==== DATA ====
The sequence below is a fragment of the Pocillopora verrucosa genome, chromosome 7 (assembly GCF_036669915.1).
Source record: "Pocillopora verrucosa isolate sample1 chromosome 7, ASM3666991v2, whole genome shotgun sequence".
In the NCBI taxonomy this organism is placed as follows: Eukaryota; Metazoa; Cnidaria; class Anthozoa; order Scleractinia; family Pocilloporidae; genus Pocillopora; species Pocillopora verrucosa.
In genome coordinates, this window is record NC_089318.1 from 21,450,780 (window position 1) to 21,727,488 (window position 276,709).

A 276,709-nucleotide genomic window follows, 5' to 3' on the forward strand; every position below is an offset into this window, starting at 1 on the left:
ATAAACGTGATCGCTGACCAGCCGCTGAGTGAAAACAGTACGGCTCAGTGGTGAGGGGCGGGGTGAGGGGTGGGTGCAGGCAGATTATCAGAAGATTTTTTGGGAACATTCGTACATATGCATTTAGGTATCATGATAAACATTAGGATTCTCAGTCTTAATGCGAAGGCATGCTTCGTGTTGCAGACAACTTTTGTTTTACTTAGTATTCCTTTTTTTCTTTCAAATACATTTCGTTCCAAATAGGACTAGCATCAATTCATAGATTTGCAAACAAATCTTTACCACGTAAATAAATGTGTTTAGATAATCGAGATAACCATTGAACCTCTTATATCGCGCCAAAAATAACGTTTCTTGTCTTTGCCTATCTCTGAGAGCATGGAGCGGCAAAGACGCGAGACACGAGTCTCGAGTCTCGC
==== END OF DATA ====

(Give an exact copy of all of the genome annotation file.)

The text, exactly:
The sequence below is a fragment of the Pocillopora verrucosa genome, chromosome 7 (assembly GCF_036669915.1).
Source record: "Pocillopora verrucosa isolate sample1 chromosome 7, ASM3666991v2, whole genome shotgun sequence".
In the NCBI taxonomy this organism is placed as follows: Eukaryota; Metazoa; Cnidaria; class Anthozoa; order Scleractinia; family Pocilloporidae; genus Pocillopora; species Pocillopora verrucosa.
In genome coordinates, this window is record NC_089318.1 from 21,450,780 (window position 1) to 21,727,488 (window position 276,709).

A 276,709-nucleotide genomic window follows, 5' to 3' on the forward strand; every position below is an offset into this window, starting at 1 on the left:
ATAAACGTGATCGCTGACCAGCCGCTGAGTGAAAACAGTACGGCTCAGTGGTGAGGGGCGGGGTGAGGGGTGGGTGCAGGCAGATTATCAGAAGATTTTTTGGGAACATTCGTACATATGCATTTAGGTATCATGATAAACATTAGGATTCTCAGTCTTAATGCGAAGGCATGCTTCGTGTTGCAGACAACTTTTGTTTTACTTAGTATTCCTTTTTTTCTTTCAAATACATTTCGTTCCAAATAGGACTAGCATCAATTCATAGATTTGCAAACAAATCTTTACCACGTAAATAAATGTGTTTAGATAATCGAGATAACCATTGAACCTCTTATATCGCGCCAAAAATAACGTTTCTTGTCTTTGCCTATCTCTGAGAGCATGGAGCGGCAAAGACGCGAGACACGAGTCTCGAGTCTCGC